And then it hit me “that grandmother does not need to know it’s Clarendon’ she just needs to buy a gift” So I thought is their anyway I can get the letters punched out in any material I choose with out losing my mind. I am eluding to the horror that is using a computer driven vinyl cutter which did spit out letters it is to say the least a very harsh mistress.

So I thought what did the women who make cards and scrap books use before they moved on to vinyl cutters and I realised that they used die cutters on essentially a cylinder press. The card and scrapbook making business absolutely massive and I mean enormous. At least three channels of television selling tools and materials every night and on the news racks there must be at least twenty magazines about making cards.

So I spent the money on dies and leathers and I am going to die cut birds and stick them on books. It does not make the books any less hand made. They are just as much a tool as a hammer or a saw. Some books I cut with a guillotine and some I cut with a plough.

So we are going to find out this week what happens when you die stamp letters out of leather and stick them on a book.


the beautiful tools


At the minute I am making ten books. I am making ten of them because when I made one of them I got it wrong and when I tried again to make it I got it wrong again. This is because my thinking was flawed and unclear. By making ten of them I am seriously underlining the mission. It’s not enough to make one. Make ten and be better and as the books come together you see ways they can be improved, how materials can be replaced with lighter weighted materials that will function better.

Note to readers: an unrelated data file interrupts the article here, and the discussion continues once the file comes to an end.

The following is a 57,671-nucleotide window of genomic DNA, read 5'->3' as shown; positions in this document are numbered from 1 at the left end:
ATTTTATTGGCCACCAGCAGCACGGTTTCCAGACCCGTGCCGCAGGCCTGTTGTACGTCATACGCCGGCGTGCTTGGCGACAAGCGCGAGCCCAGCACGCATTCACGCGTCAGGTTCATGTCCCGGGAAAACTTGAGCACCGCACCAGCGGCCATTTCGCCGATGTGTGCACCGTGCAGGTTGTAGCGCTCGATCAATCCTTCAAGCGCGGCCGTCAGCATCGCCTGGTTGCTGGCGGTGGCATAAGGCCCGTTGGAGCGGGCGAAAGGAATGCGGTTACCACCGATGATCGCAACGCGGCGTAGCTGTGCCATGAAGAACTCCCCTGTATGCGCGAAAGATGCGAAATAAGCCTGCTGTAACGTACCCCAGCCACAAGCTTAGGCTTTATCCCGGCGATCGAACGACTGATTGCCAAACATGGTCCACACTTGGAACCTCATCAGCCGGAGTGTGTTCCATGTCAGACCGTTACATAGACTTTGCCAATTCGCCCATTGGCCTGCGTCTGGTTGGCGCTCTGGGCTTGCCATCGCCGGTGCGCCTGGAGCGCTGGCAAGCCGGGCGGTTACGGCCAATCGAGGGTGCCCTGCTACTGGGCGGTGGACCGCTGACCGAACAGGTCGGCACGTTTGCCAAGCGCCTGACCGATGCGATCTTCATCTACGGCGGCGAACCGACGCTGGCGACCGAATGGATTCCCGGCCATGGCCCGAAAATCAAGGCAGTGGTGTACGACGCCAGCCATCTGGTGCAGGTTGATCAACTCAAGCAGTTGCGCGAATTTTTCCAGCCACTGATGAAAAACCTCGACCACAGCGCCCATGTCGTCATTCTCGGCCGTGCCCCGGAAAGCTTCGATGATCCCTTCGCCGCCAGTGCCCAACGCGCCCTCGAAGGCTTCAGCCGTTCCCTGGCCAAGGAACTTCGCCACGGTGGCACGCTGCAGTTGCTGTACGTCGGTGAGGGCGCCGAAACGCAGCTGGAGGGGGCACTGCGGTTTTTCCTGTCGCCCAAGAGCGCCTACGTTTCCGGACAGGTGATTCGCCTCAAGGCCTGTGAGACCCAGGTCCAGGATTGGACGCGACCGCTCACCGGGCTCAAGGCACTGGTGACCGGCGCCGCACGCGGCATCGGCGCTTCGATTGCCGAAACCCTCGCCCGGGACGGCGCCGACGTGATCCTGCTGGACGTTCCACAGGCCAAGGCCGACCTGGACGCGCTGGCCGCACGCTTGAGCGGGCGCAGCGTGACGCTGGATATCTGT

If you are making ten little books you can take short cuts, the first one is I use a saw to make the cut for the sewing stations, to save time I saw cut the block complete with endpapers.
This is my new saw.


Along with the saw I bought this stunner.


This is a brush for cleaning a file. Utter genius. I am bevelling the edges of my boards. I make up my boards with layers of grey board,  handmade paper and finish with a top layer of mill board I then bevel the edges, round the corners and sand them down.

To keep my strength up I had some chicken soup.



the craft shop is not the enemy
November 12, 2015, 1:51 pm
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This is the work so far on the brighter, better, eye catching and hopefully successful books for the craft shop. I had decided to take stop even attempting to do a little bit of retail stuff and I was going to go and bring the books back home. When I went to see them I thought that they looked a bit gloomy in the corner but my heart soared when I was told that the books make people giggle. I made the little ‘beuk’ very quickly as a proof on concept and yes the lettering is off but I like it enough to make a big pile of them.
People need to buy stuff and I should give them reason to buy a little book.